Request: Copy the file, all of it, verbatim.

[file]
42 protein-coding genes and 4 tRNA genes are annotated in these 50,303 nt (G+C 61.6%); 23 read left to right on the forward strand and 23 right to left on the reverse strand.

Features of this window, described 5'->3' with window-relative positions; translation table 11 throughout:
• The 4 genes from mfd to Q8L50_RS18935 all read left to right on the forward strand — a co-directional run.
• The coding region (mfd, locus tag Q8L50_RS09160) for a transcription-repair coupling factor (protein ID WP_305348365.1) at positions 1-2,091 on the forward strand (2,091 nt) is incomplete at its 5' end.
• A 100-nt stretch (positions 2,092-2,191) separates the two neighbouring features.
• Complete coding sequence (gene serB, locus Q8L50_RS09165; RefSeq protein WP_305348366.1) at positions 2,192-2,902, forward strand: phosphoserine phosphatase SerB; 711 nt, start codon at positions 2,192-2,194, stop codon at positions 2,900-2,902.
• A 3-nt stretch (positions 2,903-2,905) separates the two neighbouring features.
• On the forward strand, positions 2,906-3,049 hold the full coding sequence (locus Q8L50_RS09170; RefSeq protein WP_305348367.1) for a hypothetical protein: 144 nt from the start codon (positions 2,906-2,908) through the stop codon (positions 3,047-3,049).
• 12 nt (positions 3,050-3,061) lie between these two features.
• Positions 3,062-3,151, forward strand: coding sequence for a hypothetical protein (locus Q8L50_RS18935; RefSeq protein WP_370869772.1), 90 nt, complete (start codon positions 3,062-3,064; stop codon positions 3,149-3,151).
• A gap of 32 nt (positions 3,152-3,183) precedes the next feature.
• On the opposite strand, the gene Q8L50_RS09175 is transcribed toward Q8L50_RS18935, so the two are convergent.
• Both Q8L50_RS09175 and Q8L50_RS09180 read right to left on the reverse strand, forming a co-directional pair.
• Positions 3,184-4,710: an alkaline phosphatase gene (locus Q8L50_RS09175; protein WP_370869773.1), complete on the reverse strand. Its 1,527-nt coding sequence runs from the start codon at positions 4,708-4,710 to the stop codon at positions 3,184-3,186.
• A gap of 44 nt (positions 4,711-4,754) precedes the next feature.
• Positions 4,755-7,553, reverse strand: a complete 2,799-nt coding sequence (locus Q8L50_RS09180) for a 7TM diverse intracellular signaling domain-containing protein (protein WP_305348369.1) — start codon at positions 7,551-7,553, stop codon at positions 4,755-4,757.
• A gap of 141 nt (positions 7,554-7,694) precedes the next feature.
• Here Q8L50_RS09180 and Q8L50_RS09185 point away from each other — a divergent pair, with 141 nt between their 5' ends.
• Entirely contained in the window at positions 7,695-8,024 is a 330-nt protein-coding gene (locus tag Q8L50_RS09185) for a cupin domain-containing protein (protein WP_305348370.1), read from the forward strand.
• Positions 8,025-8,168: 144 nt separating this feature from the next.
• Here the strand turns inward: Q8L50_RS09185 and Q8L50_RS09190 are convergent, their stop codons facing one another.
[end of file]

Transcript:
42 protein-coding genes and 4 tRNA genes are annotated in these 50,303 nt (G+C 61.6%); 23 read left to right on the forward strand and 23 right to left on the reverse strand.

Features of this window, described 5'->3' with window-relative positions; translation table 11 throughout:
• The 4 genes from mfd to Q8L50_RS18935 all read left to right on the forward strand — a co-directional run.
• The coding region (mfd, locus tag Q8L50_RS09160) for a transcription-repair coupling factor (protein ID WP_305348365.1) at positions 1-2,091 on the forward strand (2,091 nt) is incomplete at its 5' end.
• A 100-nt stretch (positions 2,092-2,191) separates the two neighbouring features.
• Complete coding sequence (gene serB, locus Q8L50_RS09165; RefSeq protein WP_305348366.1) at positions 2,192-2,902, forward strand: phosphoserine phosphatase SerB; 711 nt, start codon at positions 2,192-2,194, stop codon at positions 2,900-2,902.
• A 3-nt stretch (positions 2,903-2,905) separates the two neighbouring features.
• On the forward strand, positions 2,906-3,049 hold the full coding sequence (locus Q8L50_RS09170; RefSeq protein WP_305348367.1) for a hypothetical protein: 144 nt from the start codon (positions 2,906-2,908) through the stop codon (positions 3,047-3,049).
• 12 nt (positions 3,050-3,061) lie between these two features.
• Positions 3,062-3,151, forward strand: coding sequence for a hypothetical protein (locus Q8L50_RS18935; RefSeq protein WP_370869772.1), 90 nt, complete (start codon positions 3,062-3,064; stop codon positions 3,149-3,151).
• A gap of 32 nt (positions 3,152-3,183) precedes the next feature.
• On the opposite strand, the gene Q8L50_RS09175 is transcribed toward Q8L50_RS18935, so the two are convergent.
• Both Q8L50_RS09175 and Q8L50_RS09180 read right to left on the reverse strand, forming a co-directional pair.
• Positions 3,184-4,710: an alkaline phosphatase gene (locus Q8L50_RS09175; protein WP_370869773.1), complete on the reverse strand. Its 1,527-nt coding sequence runs from the start codon at positions 4,708-4,710 to the stop codon at positions 3,184-3,186.
• A gap of 44 nt (positions 4,711-4,754) precedes the next feature.
• Positions 4,755-7,553, reverse strand: a complete 2,799-nt coding sequence (locus Q8L50_RS09180) for a 7TM diverse intracellular signaling domain-containing protein (protein WP_305348369.1) — start codon at positions 7,551-7,553, stop codon at positions 4,755-4,757.
• A gap of 141 nt (positions 7,554-7,694) precedes the next feature.
• Here Q8L50_RS09180 and Q8L50_RS09185 point away from each other — a divergent pair, with 141 nt between their 5' ends.
• Entirely contained in the window at positions 7,695-8,024 is a 330-nt protein-coding gene (locus tag Q8L50_RS09185) for a cupin domain-containing protein (protein WP_305348370.1), read from the forward strand.
• Positions 8,025-8,168: 144 nt separating this feature from the next.
• Here the strand turns inward: Q8L50_RS09185 and Q8L50_RS09190 are convergent, their stop codons facing one another.